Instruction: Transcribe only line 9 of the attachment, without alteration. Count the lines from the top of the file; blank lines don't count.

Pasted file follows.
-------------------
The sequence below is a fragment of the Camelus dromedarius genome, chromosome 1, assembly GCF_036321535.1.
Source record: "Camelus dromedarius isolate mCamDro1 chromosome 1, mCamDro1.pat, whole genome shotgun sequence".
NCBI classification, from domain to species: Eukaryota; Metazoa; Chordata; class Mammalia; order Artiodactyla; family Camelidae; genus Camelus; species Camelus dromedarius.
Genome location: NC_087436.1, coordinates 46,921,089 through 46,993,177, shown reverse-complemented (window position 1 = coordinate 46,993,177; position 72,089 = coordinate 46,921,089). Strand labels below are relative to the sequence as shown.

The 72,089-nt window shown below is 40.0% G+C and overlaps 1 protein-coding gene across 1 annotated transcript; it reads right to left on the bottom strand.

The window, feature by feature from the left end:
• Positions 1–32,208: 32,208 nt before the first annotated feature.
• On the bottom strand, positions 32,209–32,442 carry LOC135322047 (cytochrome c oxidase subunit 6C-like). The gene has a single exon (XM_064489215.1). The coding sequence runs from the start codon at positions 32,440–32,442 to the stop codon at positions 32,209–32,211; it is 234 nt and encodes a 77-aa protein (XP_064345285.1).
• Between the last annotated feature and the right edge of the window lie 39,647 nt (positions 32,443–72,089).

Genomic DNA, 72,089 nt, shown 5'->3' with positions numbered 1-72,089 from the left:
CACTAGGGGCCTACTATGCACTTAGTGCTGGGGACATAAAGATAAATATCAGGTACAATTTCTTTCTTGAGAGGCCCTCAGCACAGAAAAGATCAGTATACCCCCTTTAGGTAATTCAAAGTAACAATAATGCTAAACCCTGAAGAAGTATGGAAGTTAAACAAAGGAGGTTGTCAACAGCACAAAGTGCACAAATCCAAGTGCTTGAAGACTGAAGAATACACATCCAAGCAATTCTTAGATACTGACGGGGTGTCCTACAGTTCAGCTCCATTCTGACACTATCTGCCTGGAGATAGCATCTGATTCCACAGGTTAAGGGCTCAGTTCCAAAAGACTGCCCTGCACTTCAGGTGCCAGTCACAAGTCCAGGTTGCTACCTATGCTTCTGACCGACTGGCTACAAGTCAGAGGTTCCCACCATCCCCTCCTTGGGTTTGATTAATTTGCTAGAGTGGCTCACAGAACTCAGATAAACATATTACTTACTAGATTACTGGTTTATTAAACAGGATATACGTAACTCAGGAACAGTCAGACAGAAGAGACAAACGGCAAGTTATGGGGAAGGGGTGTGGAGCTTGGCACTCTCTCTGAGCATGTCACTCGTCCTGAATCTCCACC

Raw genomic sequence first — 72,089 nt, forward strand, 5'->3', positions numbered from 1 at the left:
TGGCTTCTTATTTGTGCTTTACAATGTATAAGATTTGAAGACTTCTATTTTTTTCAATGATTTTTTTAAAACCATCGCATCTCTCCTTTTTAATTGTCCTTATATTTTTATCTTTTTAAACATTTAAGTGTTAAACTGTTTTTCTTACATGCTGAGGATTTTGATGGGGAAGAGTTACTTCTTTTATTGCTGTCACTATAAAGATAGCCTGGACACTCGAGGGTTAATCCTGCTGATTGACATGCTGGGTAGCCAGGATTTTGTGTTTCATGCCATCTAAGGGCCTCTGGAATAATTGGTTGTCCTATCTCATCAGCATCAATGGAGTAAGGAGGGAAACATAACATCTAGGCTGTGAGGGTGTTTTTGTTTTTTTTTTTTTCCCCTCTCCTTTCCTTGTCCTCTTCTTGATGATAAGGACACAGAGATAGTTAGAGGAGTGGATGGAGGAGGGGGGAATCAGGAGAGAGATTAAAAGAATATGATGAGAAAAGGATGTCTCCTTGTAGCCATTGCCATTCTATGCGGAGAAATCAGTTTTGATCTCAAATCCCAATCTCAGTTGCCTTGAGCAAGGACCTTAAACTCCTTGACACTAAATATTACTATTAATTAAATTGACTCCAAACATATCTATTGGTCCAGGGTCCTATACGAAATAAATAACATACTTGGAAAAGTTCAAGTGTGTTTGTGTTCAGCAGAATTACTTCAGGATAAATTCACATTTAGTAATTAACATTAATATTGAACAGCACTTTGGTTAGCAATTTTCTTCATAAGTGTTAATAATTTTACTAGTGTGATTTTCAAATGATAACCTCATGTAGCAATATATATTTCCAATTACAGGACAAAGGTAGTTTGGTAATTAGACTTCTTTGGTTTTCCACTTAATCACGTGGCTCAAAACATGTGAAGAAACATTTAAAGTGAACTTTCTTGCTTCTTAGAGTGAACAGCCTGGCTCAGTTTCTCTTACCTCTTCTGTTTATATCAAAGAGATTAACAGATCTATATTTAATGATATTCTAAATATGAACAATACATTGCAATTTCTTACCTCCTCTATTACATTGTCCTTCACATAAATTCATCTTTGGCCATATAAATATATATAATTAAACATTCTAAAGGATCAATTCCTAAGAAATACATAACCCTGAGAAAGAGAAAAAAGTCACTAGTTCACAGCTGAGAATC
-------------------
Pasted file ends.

• Between the last annotated feature and the right edge of the window lie 39,647 nt (positions 32,443–72,089).